By using biomass boilers in public institutions, the consumption of gas may be reduced by up to 20 million m3 of gas a year
Biomass boilers in over 100 public institutions are being tested and prepared for the cold season and boiler operators trained by a team of experts contracted by the “Addressing the impacts of the energy crisis in the Republic of Moldova” programme funded by the European Union and implemented by UNDP Moldova, in partnership with the Ministry of Infrastructure and Regional Development.
By the end of the year, 100 boilers will be checked. 69 boilers were detected as not functional or with various technical issues. Out of them, 51 have already been inspected and verified. The programme’s experts found that besides maintenance and operation, the main issues relate to the lack of a service agreement with a company that would be authorised to carry out the maintenance works before the cold season and the lack of the needed amount of solid biomass fuel contracted by the authority that owns the boiler. At the same time, there are public institutions that made budget allocations for energy resources, but these are used to purchase natural gas for heating and not biomass.
“The entire solid biofuel infrastructure in the Republic of Moldova was created with the support of the European Union and of the Government of Japan. At present, biomass boilers in public institutions have an installed capacity of 70 MW and can replace the consumption of up to 20 million m3 of natural gas. Thus, spendings for natural gas of around $20 million could be avoided, money could stay in the country, with the local producers of biofuel,” declared Constantin Borosan, State Secretary for Energy, Ministry of Infrastructure and Regional Development.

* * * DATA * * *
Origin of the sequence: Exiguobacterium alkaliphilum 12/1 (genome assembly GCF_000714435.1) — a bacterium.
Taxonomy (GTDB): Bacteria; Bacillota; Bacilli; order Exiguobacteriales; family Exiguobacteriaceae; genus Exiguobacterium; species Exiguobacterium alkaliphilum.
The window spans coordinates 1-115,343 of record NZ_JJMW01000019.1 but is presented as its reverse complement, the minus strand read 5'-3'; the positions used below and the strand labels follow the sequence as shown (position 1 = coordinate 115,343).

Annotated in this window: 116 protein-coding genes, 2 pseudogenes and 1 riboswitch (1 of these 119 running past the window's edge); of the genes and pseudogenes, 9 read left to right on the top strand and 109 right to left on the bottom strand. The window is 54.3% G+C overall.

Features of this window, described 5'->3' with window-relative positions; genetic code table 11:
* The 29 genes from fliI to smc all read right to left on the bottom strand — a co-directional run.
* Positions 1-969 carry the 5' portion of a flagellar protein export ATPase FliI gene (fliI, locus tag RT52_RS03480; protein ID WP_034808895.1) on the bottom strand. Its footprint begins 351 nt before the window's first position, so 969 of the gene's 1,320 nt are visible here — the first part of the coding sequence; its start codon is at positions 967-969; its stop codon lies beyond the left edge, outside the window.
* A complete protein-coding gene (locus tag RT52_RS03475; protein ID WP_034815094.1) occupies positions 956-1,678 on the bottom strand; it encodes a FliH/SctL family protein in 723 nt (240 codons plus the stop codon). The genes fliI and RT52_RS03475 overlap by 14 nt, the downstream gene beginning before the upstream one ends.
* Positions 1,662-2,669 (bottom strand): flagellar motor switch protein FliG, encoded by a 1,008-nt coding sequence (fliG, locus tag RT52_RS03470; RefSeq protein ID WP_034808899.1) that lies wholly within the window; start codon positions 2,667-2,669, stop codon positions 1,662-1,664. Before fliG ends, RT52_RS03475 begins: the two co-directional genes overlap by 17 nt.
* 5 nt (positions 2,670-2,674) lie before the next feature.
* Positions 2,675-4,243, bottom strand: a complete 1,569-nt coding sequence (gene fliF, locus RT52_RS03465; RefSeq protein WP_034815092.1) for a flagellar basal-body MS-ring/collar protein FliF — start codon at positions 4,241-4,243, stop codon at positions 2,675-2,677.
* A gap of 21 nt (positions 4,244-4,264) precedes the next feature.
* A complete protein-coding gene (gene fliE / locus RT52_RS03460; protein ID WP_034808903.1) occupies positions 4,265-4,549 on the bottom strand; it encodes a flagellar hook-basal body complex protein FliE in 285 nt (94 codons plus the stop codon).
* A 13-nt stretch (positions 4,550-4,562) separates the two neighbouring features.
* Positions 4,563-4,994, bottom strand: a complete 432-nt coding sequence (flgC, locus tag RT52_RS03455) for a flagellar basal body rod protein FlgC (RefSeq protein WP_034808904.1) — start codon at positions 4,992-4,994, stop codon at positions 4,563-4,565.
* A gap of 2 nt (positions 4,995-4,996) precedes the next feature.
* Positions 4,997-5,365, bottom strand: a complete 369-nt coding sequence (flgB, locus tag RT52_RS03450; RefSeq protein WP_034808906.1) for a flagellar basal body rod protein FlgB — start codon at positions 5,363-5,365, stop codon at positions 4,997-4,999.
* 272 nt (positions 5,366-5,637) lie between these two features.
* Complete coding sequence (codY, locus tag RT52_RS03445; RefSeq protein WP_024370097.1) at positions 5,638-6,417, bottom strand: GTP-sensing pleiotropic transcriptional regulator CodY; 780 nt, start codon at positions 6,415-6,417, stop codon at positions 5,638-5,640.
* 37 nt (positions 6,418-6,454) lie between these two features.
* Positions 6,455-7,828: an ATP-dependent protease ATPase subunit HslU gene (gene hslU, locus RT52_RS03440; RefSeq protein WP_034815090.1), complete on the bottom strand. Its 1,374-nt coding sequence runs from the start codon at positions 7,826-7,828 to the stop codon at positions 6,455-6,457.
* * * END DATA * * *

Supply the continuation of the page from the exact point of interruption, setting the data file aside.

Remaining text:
At the same time, a series of trainings for biomass boiler operators working for public institutions started in October, at the Centre of Excellence in Construction. The first group, 20 people, graduated the training on 30 October. Until the end of the year, 100 operators are going to be trained via this Centre. Other 100 people, who have been previously trained or have the respective qualifications, will be trained across the country.
To protect biodiversity from illegal and misused forest biomass burnt for energy and ensure the quality of solid biofuels placed on the market, the programme will support the re-accreditation of the Laboratory for testing biofuel quality, regulation of market placement and quality verification. Investment is planned to be made in operator training centres, involving biomass boiler operators. For the European Union, accelerating the uptake of renewables and energy efficiency remain the best solution for energy security and climate ambitions.
“Around 75 solid biofuel producers are registered in the Republic of Moldova, with an annual production capacity of around 30 thousand tons. In the current energy context, it is really important to ensure availability and quality of solid biofuel for consumers,” noted Mihail Lupu, Component Manager, UNDP Moldova.
With a budget of €10 million, the “Addressing the impacts of the energy crisis in the Republic of Moldova” programme helps fight climate change by reducing the impact of the energy crisis and mitigating the burden of energy poverty.
For more information, please contact Mihail Lupu, Component Manager, “Addressing the impacts of the energy crisis in the Republic of Moldova” programme at firstname.lastname@example.org
This document has been produced with the financial assistance of the European Union. Its content represents the exclusive responsibility of the “Addressing the impacts of the energy crisis in the Republic of Moldova” programme financed by the European Union and implemented by UNDP Moldova. The content of the document reflects the opinions of the authors and does not necessarily reflect the views of the European Union.